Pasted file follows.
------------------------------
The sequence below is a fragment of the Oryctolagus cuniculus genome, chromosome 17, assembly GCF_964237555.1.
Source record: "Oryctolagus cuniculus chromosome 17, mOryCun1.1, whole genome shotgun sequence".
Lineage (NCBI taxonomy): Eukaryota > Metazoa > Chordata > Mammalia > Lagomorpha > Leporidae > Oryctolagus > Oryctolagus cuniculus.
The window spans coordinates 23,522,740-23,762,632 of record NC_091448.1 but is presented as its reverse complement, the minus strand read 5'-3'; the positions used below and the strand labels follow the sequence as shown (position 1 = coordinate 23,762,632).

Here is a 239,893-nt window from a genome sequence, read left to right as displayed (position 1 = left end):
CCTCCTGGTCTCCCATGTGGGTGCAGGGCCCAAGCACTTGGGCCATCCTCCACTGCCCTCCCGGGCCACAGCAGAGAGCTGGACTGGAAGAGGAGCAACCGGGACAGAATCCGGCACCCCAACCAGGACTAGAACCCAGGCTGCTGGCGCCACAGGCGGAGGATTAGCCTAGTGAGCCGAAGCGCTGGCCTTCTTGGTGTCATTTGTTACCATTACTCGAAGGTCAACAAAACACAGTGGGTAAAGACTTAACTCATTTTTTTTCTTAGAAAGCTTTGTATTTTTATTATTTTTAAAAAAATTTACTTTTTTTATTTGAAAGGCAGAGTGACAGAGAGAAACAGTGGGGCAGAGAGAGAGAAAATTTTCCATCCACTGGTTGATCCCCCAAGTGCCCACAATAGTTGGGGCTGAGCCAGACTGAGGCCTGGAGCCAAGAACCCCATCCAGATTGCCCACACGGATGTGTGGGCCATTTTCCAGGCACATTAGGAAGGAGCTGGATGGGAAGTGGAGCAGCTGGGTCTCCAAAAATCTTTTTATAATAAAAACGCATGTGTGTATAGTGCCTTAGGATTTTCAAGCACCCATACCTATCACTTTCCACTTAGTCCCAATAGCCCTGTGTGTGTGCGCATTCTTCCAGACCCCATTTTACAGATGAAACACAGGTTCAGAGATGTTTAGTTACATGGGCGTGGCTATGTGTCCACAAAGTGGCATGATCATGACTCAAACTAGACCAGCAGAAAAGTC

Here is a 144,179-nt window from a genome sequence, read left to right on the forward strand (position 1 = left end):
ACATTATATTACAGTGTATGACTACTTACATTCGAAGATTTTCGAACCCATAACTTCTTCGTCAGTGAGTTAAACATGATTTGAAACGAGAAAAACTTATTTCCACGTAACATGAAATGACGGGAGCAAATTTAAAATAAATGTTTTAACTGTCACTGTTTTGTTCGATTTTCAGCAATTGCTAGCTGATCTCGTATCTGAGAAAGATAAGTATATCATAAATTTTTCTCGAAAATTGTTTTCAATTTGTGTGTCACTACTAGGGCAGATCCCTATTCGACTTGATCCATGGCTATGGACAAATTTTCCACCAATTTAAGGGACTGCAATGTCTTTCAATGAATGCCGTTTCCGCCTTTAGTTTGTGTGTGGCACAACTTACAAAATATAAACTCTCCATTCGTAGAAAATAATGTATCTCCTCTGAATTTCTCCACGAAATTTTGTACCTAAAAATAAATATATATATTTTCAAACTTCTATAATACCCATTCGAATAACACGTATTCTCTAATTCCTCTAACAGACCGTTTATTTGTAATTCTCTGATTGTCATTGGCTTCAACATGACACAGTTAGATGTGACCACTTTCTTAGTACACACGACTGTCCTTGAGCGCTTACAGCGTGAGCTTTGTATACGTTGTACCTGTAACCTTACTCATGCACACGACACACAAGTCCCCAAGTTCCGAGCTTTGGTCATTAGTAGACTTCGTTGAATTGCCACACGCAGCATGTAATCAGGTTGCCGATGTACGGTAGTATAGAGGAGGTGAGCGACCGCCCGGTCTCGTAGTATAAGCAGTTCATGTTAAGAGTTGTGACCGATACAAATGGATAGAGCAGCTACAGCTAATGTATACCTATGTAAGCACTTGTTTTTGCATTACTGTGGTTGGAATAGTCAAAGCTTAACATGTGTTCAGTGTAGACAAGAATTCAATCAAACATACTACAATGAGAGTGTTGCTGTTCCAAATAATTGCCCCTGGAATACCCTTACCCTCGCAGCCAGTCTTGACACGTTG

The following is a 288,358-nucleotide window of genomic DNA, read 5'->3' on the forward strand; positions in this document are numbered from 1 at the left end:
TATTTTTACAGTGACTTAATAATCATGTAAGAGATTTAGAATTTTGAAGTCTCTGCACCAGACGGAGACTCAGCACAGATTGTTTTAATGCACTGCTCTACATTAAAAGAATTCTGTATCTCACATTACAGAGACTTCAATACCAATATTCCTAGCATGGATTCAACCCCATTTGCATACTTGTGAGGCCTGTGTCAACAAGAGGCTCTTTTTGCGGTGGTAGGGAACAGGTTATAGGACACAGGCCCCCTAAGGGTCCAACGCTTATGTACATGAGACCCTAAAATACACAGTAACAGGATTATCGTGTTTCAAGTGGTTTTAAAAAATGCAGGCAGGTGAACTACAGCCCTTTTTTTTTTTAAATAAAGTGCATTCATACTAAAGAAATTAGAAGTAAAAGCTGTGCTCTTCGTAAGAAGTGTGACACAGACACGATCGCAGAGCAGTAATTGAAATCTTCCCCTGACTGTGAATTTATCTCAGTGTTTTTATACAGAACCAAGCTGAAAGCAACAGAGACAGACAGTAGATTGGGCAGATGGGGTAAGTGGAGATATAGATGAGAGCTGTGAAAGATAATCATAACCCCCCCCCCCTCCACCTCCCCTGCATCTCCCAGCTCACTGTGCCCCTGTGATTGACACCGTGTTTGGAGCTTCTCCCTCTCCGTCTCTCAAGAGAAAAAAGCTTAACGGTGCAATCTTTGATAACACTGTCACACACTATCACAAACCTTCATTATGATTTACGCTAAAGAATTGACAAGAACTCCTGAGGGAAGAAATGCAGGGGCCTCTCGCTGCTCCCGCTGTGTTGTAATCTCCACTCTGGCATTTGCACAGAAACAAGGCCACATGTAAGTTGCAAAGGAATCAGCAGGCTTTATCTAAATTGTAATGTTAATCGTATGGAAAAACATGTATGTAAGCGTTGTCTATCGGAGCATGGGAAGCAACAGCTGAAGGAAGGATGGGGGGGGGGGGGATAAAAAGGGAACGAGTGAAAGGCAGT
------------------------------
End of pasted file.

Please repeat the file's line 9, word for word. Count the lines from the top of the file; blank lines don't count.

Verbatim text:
The following is a 288,358-nucleotide window of genomic DNA, read 5'->3' on the forward strand; positions in this document are numbered from 1 at the left end: